- Open Access
The efficacy and safety of a new fixed-dose combination of amodiaquine and artesunate in young African children with acute uncomplicated Plasmodium falciparum
Malaria Journal volume 8, Article number: 48 (2009)
Artesunate (AS) plus amodiaquine (AQ) is one artemisinin-based combination (ACT) recommended by the WHO for treating Plasmodium falciparum malaria. Fixed-dose AS/AQ is new, but its safety and efficacy are hitherto untested.
A randomized, open-label trial was conducted comparing the efficacy (non-inferiority design) and safety of fixed (F) dose AS (25 mg)/AQ (67.5 mg) to loose (L) AS (50 mg) + AQ (153 mg) in 750, P. falciparum-infected children from Burkina Faso aged 6 months to 5 years. Dosing was by age. Primary efficacy endpoint was Day (D) 28, PCR-corrected, parasitological cure rate. Recipients of rescue treatment were counted as failures and new infections as cured. Documented, common toxicity criteria (CTC) graded adverse events (AEs) defined safety.
Recruited and evaluable children numbered 750 (375/arm) and 682 (90.9%), respectively. There were 8 (AS/AQ) and 6 (AS+AQ) early treatment failures and one D7 failure (AS+AQ). Sixteen (AS/AQ) and 12 (AS+AQ) patients had recurrent parasitaemia (PCR new infections 10 and 6, respectively). Fourteen patients per arm required rescue treatment for vomiting/spitting out study drugs. Efficacy rates were 92.1% in both arms: AS/AQ = 315/342 (95% CI: 88.7–94.7) vs. AS+AQ = 313/340 (95% CI: 88.6–94.7). Non-inferiority was demonstrated at two-sided α = 0.05: Δ (AS+AQ – AS/AQ) = 0.0% (95% CI: -4.1% to 4.0%). D28, Kaplan Meier PCR-corrected cure rates (all randomized children) were similar: 93.7% (AS/AQ) vs. 93.2% (AS+AQ) Δ = -0.5 (95% CI -4.2 to 3.0%). By D2, both arms had rapid parasite (F & L, 97.8% aparasitaemic) and fever (97.2% [F], 96.0% [L] afebrile) clearances.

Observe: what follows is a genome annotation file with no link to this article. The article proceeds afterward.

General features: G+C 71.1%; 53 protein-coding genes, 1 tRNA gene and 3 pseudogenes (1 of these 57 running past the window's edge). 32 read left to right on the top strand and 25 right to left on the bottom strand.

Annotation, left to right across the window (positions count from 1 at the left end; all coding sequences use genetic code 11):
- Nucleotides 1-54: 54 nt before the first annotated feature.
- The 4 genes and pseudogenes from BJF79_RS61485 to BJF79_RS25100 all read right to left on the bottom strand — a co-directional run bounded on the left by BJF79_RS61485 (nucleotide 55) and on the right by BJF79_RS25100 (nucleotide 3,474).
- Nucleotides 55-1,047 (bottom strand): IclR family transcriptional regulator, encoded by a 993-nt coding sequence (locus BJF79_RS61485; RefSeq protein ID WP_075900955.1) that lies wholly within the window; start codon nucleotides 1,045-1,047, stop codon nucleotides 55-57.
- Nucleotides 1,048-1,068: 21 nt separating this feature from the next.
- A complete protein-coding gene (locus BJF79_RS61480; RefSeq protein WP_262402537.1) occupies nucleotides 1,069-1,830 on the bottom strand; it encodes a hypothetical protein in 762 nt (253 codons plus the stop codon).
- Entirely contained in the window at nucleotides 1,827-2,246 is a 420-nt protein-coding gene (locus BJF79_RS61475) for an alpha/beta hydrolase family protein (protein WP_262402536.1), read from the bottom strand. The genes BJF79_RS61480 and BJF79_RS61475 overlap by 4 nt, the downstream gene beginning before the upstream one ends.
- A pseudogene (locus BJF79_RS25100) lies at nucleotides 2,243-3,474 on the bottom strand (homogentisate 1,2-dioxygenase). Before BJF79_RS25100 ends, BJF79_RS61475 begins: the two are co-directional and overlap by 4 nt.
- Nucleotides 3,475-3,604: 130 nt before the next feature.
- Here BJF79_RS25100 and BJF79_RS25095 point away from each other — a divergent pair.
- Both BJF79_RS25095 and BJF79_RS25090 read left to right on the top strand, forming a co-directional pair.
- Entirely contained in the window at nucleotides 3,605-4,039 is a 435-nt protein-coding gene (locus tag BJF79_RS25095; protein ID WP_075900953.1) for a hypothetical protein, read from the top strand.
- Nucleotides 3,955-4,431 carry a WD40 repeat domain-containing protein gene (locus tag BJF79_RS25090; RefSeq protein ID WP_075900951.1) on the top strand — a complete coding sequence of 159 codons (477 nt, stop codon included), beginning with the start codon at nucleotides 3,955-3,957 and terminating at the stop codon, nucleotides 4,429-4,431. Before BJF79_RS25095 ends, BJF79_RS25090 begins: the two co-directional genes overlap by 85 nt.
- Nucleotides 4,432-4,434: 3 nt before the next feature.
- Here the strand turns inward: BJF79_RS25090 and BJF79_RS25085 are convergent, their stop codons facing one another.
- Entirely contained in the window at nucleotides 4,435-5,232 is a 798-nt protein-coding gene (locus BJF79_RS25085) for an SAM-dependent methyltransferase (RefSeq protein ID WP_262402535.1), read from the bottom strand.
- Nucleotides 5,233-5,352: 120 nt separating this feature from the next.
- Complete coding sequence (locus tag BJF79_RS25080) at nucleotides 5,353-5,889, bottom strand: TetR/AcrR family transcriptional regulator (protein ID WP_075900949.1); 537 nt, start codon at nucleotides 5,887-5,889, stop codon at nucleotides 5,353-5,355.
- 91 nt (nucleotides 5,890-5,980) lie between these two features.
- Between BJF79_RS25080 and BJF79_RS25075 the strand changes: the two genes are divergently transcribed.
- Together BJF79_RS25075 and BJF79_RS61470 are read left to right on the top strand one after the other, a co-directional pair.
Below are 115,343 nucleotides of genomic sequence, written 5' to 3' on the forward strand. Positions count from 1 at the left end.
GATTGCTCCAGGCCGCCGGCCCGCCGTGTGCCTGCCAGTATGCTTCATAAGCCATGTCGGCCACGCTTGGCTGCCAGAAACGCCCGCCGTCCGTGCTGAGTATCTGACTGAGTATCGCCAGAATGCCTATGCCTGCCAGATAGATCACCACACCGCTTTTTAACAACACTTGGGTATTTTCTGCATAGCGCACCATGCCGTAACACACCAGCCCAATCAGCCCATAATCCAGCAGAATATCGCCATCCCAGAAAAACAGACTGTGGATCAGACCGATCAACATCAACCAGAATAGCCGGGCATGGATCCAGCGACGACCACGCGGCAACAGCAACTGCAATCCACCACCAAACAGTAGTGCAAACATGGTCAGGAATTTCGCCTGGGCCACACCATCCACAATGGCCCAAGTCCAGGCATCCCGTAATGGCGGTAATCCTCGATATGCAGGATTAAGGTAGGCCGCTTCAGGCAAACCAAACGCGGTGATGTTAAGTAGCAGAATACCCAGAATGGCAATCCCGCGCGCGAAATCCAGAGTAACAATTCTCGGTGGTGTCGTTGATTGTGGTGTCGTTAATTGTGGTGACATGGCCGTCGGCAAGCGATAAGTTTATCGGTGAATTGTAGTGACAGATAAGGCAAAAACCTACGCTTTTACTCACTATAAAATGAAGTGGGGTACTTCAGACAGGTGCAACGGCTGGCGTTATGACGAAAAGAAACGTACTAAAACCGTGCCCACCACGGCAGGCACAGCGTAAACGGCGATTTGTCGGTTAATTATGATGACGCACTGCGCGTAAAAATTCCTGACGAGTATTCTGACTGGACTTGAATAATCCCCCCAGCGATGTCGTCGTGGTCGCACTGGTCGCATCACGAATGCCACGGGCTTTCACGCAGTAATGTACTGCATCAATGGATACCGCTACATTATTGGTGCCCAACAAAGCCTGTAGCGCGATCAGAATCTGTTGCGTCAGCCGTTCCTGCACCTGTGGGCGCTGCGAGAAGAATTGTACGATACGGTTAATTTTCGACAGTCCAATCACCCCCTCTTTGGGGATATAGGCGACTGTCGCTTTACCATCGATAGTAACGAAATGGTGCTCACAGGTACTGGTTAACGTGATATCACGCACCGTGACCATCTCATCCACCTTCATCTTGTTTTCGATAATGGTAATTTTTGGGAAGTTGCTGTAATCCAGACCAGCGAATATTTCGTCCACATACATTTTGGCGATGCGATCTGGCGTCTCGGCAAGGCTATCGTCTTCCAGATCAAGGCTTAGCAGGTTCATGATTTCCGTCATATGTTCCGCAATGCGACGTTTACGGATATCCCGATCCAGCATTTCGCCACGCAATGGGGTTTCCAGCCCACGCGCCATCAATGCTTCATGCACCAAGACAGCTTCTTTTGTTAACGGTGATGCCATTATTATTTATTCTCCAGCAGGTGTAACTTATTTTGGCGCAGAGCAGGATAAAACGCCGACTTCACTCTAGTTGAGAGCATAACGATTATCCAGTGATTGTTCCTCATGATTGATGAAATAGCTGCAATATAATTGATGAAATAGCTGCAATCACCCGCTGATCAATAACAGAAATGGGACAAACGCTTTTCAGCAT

Both treatments were well tolerated. Drug-induced vomiting numbered 8/375 (2.1%) and 6/375 (1.6%) in the fixed and loose arms, respectively (p = 0.59). One patient developed asymptomatic, CTC grade 4 hepatitis (AST 1052, ALT 936). Technical difficulties precluded the assessment and risk of neutropaenia for all patients.
Fixed dose AS/AQ was efficacious and well tolerated. These data support the use of this new fixed dose combination for treating P. falciparum malaria with continued safety monitoring.
Current Controlled Trials ISRCTN07576538
Drug-resistant Plasmodium falciparum has rendered many anti-malarial drugs ineffective with a consequential increase in childhood morbidity and mortality, especially in Africa [1–3]. Many countries, most of them in Africa, are now using artemisinin-based combination therapy (ACT) following the demonstration of their superiority over standard monotherapies and the subsequent recommendation by the World Health Organization (WHO) [4, 5].